visit our website to find out more
Looking to get more involved with Project Wildfire? Check out our requirements
Check out StartMeUp for more business resources.
A social business is a business that integrates two objectives:
A social business can be large or small, a start-up or an established player, it can take any legal form (CICs, co-ops, Ltd companies, and so on) and can operate in most industrial sectors (it's difficult to imagine a social arms manufacturer/trader).
So do companies with grand corporate social responsibility (CSR) projects count as social businesses?
No. A further test of social businesses is to think whether or not an investment into the business which advances the commercial activity of the business will also increase its social impact (i.e. is there a clear correlation between the two and are they of equivalent importance?). If the answer is yes they are a social business, if the answer is no then they are not. Investing in Kraft or BP will not increase their social impact so, despite their efforts, they are not social businesses.
What if a business fits the definition above but does not identify itself as social?
It is still a social business. We have identified two types of social business:
Investment perspective: Social businesses can, in the case of financial surplus, return all or a portion of it to investors (in the form of capital appreciation or dividends) as well as what is known as the ‘social return’.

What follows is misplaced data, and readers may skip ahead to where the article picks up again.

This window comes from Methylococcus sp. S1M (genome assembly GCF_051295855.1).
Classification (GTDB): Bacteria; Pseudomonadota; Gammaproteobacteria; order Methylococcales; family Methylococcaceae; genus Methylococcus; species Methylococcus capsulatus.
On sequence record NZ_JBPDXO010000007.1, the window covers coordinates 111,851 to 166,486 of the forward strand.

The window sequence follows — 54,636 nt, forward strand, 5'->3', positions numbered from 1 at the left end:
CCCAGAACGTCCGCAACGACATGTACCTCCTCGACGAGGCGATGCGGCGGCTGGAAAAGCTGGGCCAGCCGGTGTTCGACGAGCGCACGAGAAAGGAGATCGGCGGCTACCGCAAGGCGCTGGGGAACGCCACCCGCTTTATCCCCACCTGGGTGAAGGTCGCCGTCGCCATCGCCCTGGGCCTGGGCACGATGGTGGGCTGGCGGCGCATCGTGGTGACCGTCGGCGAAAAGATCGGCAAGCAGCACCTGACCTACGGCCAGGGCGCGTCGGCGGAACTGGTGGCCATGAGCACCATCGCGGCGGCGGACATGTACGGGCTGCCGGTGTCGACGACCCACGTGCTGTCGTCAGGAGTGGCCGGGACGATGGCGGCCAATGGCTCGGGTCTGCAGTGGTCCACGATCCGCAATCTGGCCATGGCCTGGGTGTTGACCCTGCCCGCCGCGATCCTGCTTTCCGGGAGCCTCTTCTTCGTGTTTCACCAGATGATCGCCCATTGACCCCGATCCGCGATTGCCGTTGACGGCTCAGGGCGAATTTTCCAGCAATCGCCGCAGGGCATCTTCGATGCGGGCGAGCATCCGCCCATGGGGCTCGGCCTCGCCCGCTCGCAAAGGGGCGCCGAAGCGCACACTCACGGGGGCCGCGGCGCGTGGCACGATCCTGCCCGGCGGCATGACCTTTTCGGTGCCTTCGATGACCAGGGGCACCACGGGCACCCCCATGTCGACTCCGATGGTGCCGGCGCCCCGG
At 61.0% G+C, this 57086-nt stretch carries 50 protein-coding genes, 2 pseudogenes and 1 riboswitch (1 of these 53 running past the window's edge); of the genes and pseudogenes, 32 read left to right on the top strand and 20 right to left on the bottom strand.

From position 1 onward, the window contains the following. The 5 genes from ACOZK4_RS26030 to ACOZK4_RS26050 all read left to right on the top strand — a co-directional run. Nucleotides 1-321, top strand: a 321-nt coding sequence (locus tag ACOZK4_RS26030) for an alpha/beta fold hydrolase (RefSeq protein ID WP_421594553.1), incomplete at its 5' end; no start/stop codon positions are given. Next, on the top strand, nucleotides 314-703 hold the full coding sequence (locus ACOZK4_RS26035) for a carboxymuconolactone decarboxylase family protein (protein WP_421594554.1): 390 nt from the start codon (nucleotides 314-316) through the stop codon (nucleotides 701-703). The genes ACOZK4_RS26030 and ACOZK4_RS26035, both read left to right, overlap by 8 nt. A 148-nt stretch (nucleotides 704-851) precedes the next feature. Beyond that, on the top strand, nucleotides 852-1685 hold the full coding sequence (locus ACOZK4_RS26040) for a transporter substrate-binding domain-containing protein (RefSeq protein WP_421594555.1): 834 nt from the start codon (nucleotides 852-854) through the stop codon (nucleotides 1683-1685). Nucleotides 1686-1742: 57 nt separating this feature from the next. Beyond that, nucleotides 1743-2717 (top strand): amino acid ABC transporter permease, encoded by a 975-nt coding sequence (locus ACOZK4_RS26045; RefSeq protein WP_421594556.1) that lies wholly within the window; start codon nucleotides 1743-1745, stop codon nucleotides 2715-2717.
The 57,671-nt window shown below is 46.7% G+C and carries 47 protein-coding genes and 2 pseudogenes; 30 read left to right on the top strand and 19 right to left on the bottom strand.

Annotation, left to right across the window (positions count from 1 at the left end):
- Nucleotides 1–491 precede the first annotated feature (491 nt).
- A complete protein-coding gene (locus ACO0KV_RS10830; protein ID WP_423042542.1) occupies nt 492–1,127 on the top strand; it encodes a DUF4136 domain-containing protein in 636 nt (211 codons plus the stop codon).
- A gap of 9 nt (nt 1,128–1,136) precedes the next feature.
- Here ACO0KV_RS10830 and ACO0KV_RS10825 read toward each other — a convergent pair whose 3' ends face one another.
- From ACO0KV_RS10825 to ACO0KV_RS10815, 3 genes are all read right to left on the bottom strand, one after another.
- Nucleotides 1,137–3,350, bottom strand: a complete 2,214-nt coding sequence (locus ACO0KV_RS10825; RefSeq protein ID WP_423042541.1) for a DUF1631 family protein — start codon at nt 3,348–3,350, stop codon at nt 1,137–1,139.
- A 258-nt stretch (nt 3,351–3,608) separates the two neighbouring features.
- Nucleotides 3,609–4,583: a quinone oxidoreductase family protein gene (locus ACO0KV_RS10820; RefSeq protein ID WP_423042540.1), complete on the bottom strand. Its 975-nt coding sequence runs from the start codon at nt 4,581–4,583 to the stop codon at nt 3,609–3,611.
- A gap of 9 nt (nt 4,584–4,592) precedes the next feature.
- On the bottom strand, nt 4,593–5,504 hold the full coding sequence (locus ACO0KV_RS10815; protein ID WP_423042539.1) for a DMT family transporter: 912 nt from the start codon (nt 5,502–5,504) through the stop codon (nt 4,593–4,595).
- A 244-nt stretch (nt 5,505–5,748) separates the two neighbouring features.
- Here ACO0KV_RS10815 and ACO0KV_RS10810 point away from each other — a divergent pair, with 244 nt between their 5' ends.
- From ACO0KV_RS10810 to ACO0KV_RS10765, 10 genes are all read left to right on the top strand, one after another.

There are many types of social business covering many sectors; you can explore them here.
Social enterprises mix social, environmental and commercial objectives but, unlike social businesses, they place a clear emphasis on the former. The other big difference between social business and enterprise lies in the treatment of financial surpluses, or profits. According to the UK Government:
"A social enterprise is a business with primarily social objectives whose surpluses are principally reinvested for that purpose in the business or in the community, rather than being driven by the need to maximise profit for shareholders and owners.” Social Enterprise Action Plan 2006
Investment perspective: Social enterprises must ‘principally’ direct financial surpluses back into the business or the cause it serves, whereas social businesses can distribute dividends or create value through capital appreciation.